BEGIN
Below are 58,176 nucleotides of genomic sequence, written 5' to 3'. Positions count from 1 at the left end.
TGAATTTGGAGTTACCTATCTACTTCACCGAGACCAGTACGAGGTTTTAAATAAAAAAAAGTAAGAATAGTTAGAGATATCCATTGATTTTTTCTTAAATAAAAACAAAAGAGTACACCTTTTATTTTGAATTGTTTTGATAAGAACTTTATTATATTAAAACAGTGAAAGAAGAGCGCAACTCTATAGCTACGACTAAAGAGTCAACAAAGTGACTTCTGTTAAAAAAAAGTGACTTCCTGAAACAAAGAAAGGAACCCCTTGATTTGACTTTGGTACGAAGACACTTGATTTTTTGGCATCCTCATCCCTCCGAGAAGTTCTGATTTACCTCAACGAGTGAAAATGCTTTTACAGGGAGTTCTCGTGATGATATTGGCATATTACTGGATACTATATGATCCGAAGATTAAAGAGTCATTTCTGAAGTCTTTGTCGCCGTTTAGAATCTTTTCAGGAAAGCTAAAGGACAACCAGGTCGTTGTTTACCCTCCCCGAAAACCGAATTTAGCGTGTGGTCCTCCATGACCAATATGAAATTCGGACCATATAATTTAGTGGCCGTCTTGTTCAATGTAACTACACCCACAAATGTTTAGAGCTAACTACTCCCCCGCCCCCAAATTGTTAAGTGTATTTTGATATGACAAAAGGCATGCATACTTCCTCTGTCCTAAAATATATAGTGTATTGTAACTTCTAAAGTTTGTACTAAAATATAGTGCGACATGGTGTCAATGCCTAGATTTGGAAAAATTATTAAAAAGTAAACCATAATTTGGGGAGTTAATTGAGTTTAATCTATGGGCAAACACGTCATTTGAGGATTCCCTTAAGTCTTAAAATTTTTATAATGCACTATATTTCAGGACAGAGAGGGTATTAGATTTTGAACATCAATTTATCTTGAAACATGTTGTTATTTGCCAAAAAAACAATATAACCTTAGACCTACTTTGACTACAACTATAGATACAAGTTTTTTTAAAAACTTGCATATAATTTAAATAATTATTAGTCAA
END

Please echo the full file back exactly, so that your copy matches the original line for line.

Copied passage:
Below are 58,176 nucleotides of genomic sequence, written 5' to 3'. Positions count from 1 at the left end.
TGAATTTGGAGTTACCTATCTACTTCACCGAGACCAGTACGAGGTTTTAAATAAAAAAAAGTAAGAATAGTTAGAGATATCCATTGATTTTTTCTTAAATAAAAACAAAAGAGTACACCTTTTATTTTGAATTGTTTTGATAAGAACTTTATTATATTAAAACAGTGAAAGAAGAGCGCAACTCTATAGCTACGACTAAAGAGTCAACAAAGTGACTTCTGTTAAAAAAAAGTGACTTCCTGAAACAAAGAAAGGAACCCCTTGATTTGACTTTGGTACGAAGACACTTGATTTTTTGGCATCCTCATCCCTCCGAGAAGTTCTGATTTACCTCAACGAGTGAAAATGCTTTTACAGGGAGTTCTCGTGATGATATTGGCATATTACTGGATACTATATGATCCGAAGATTAAAGAGTCATTTCTGAAGTCTTTGTCGCCGTTTAGAATCTTTTCAGGAAAGCTAAAGGACAACCAGGTCGTTGTTTACCCTCCCCGAAAACCGAATTTAGCGTGTGGTCCTCCATGACCAATATGAAATTCGGACCATATAATTTAGTGGCCGTCTTGTTCAATGTAACTACACCCACAAATGTTTAGAGCTAACTACTCCCCCGCCCCCAAATTGTTAAGTGTATTTTGATATGACAAAAGGCATGCATACTTCCTCTGTCCTAAAATATATAGTGTATTGTAACTTCTAAAGTTTGTACTAAAATATAGTGCGACATGGTGTCAATGCCTAGATTTGGAAAAATTATTAAAAAGTAAACCATAATTTGGGGAGTTAATTGAGTTTAATCTATGGGCAAACACGTCATTTGAGGATTCCCTTAAGTCTTAAAATTTTTATAATGCACTATATTTCAGGACAGAGAGGGTATTAGATTTTGAACATCAATTTATCTTGAAACATGTTGTTATTTGCCAAAAAAACAATATAACCTTAGACCTACTTTGACTACAACTATAGATACAAGTTTTTTTAAAAACTTGCATATAATTTAAATAATTATTAGTCAA